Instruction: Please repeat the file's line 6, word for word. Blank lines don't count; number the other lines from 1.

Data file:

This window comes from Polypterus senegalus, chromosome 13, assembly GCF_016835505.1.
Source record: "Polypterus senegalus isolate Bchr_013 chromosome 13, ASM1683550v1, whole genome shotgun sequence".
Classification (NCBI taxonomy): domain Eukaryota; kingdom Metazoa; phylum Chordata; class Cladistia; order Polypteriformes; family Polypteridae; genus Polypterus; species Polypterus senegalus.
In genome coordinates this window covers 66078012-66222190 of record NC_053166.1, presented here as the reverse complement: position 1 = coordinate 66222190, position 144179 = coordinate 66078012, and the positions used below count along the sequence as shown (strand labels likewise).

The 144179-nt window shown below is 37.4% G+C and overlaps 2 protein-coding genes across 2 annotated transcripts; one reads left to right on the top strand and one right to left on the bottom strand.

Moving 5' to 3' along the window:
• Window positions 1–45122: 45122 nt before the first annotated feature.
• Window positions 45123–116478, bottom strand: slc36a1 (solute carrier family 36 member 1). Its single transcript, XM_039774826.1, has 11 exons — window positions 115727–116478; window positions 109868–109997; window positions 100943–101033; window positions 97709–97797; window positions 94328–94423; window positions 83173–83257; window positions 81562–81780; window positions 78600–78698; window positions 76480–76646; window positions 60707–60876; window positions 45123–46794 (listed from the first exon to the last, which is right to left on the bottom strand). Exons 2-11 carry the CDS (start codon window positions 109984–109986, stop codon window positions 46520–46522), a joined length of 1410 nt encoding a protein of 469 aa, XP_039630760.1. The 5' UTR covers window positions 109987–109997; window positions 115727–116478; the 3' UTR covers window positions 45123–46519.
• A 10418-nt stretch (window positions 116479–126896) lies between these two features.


Moving 5' to 3' along the window: